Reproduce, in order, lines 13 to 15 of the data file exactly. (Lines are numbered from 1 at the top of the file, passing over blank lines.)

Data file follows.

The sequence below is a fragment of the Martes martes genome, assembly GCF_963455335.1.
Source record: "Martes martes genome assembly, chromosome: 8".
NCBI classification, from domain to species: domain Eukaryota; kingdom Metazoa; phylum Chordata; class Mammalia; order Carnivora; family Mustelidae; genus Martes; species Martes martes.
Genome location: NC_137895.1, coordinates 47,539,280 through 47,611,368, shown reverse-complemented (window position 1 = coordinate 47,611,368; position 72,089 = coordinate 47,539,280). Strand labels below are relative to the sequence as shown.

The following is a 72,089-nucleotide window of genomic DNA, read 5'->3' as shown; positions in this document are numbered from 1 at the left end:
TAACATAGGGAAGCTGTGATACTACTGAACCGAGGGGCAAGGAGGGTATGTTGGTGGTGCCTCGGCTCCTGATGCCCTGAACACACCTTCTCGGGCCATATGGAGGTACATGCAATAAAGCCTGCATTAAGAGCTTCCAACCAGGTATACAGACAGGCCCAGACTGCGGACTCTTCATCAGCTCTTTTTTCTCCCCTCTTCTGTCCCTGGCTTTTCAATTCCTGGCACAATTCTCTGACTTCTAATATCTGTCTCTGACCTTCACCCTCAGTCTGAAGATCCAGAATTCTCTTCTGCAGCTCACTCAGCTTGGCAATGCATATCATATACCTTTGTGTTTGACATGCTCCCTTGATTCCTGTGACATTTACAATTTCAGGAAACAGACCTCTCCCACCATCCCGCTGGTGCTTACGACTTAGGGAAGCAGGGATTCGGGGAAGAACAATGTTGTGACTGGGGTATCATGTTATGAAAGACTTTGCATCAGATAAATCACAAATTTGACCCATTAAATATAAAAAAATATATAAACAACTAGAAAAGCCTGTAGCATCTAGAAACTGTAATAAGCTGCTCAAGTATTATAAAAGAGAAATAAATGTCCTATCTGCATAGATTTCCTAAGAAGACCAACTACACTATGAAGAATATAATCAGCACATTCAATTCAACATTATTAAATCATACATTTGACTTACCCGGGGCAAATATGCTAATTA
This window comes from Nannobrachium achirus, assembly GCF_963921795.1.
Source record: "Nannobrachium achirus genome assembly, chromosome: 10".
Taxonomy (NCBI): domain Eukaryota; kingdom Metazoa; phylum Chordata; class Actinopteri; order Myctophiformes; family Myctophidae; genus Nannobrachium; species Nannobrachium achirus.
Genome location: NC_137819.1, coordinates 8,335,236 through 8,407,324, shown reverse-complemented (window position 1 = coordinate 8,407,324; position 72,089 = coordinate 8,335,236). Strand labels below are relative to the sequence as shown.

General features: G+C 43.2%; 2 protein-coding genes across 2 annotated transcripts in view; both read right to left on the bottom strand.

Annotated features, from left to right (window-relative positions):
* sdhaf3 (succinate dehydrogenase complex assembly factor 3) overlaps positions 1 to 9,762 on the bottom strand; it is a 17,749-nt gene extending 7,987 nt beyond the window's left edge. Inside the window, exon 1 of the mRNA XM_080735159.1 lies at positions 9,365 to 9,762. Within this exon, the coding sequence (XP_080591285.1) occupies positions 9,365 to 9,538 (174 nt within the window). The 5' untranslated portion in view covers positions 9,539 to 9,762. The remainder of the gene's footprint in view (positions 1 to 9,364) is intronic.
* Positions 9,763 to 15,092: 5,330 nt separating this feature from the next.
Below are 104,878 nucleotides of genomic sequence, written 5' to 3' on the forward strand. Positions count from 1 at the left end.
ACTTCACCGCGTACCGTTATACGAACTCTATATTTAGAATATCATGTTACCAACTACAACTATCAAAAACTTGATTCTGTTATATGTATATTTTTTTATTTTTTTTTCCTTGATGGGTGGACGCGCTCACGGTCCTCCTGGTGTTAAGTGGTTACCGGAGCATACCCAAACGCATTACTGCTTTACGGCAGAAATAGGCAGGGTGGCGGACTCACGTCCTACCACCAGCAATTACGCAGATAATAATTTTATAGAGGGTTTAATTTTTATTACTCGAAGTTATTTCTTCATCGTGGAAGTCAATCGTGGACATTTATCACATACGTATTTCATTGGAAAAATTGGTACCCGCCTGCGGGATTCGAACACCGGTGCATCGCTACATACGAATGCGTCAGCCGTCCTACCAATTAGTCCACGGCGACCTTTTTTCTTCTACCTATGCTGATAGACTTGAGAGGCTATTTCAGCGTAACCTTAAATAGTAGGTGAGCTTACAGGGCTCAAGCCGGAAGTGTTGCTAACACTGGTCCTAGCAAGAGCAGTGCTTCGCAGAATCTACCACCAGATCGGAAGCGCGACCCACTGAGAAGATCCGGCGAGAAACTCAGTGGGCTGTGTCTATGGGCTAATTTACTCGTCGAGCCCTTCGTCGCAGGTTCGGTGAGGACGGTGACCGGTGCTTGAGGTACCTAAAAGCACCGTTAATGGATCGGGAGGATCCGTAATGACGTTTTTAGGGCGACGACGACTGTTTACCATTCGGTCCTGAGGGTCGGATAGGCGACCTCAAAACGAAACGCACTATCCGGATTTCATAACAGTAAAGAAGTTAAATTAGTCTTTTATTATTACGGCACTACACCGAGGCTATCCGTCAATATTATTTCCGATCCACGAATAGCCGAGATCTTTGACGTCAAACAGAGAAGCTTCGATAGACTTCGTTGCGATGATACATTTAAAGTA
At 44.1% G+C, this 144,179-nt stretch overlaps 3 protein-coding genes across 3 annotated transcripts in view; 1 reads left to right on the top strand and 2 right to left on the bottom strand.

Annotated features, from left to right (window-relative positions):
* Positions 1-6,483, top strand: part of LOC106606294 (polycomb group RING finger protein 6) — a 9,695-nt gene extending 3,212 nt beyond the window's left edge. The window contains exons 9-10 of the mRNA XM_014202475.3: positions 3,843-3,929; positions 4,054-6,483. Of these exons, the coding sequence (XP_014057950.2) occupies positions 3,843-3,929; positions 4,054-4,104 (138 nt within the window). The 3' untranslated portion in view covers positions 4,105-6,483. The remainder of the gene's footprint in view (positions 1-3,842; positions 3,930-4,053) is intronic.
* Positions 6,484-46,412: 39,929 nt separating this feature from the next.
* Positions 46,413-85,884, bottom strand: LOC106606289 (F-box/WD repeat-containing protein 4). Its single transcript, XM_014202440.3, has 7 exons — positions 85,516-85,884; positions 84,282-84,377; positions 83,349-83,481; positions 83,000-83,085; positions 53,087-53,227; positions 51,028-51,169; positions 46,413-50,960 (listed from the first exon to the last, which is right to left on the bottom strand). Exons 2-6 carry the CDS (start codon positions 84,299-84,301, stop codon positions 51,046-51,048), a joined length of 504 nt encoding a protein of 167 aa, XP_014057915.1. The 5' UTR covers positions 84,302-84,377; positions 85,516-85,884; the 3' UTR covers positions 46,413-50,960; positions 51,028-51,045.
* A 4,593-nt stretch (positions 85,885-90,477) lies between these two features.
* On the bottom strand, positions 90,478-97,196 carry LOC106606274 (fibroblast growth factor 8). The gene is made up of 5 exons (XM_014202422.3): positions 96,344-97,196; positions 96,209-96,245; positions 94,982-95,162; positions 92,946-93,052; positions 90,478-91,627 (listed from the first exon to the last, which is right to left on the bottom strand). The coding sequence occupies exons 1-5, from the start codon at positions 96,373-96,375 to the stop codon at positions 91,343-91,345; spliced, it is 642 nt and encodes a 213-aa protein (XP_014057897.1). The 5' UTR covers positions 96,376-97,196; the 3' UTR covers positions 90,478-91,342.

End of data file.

* sdhaf3 (succinate dehydrogenase complex assembly factor 3) overlaps positions 1 to 9,762 on the bottom strand; it is a 17,749-nt gene extending 7,987 nt beyond the window's left edge. Inside the window, exon 1 of the mRNA XM_080735159.1 lies at positions 9,365 to 9,762. Within this exon, the coding sequence (XP_080591285.1) occupies positions 9,365 to 9,538 (174 nt within the window). The 5' untranslated portion in view covers positions 9,539 to 9,762. The remainder of the gene's footprint in view (positions 1 to 9,364) is intronic.
* Positions 9,763 to 15,092: 5,330 nt separating this feature from the next.
Below are 104,878 nucleotides of genomic sequence, written 5' to 3' on the forward strand. Positions count from 1 at the left end.